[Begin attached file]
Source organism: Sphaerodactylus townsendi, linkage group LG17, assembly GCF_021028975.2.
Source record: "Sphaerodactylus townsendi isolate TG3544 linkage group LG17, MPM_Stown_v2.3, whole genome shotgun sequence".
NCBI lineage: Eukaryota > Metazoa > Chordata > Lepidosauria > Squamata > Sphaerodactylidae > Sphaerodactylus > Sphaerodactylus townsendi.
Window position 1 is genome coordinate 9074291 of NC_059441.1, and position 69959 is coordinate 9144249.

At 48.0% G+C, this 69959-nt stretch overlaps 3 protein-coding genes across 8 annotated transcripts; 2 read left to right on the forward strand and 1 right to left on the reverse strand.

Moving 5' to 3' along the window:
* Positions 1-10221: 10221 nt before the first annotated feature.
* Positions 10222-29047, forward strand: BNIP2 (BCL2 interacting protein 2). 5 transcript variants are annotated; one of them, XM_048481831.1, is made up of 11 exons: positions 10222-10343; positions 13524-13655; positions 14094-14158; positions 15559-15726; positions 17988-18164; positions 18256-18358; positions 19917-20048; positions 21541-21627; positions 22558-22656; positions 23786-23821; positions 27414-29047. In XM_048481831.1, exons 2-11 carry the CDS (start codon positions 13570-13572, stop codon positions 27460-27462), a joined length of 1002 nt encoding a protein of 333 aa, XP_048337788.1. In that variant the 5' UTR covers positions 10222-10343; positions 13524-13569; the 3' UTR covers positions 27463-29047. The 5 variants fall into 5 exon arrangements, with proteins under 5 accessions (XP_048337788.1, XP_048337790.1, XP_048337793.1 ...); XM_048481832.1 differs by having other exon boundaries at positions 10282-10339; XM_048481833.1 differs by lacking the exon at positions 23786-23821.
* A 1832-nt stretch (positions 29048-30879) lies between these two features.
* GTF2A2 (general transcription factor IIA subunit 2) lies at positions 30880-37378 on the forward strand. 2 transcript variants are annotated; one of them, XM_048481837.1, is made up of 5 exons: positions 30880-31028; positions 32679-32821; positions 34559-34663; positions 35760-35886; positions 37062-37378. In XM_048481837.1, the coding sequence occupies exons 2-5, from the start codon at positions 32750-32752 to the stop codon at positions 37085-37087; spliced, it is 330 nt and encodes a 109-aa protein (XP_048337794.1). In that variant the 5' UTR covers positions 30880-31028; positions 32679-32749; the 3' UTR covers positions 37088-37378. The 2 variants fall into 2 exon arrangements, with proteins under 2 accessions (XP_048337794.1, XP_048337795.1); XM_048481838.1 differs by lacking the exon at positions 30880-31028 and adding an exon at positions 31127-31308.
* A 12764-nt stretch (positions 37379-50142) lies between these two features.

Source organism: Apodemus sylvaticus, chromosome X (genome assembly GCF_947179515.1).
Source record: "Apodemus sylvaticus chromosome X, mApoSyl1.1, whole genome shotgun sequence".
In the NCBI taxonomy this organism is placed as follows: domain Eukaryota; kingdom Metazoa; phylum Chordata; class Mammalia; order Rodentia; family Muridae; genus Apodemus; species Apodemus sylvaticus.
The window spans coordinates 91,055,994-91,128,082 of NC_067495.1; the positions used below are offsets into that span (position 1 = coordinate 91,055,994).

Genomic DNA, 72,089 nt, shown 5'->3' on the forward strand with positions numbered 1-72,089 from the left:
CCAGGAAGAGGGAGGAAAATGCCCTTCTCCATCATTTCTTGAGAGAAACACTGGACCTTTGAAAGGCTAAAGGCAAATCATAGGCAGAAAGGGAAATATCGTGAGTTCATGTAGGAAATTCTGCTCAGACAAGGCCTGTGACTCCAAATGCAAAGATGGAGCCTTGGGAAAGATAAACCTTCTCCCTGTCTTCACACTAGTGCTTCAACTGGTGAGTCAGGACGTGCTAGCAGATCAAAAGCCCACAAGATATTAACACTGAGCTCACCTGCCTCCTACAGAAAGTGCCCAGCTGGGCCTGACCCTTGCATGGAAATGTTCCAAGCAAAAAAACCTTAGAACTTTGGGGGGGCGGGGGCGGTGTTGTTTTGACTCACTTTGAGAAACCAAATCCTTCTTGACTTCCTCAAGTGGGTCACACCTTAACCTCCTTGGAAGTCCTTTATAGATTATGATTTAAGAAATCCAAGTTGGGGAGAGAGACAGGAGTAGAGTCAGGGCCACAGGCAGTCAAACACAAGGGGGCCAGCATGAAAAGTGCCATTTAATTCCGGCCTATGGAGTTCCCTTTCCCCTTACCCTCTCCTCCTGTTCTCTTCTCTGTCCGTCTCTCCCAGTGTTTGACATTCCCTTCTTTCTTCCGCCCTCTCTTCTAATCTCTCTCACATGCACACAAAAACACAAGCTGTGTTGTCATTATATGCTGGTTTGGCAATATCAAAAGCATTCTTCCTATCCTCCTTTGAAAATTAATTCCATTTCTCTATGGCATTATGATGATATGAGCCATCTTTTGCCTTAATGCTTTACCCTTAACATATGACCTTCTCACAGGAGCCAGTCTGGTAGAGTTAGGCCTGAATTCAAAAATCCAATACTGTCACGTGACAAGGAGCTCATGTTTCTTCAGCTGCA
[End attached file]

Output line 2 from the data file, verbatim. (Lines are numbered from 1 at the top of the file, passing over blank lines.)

Source record: "Sphaerodactylus townsendi isolate TG3544 linkage group LG17, MPM_Stown_v2.3, whole genome shotgun sequence".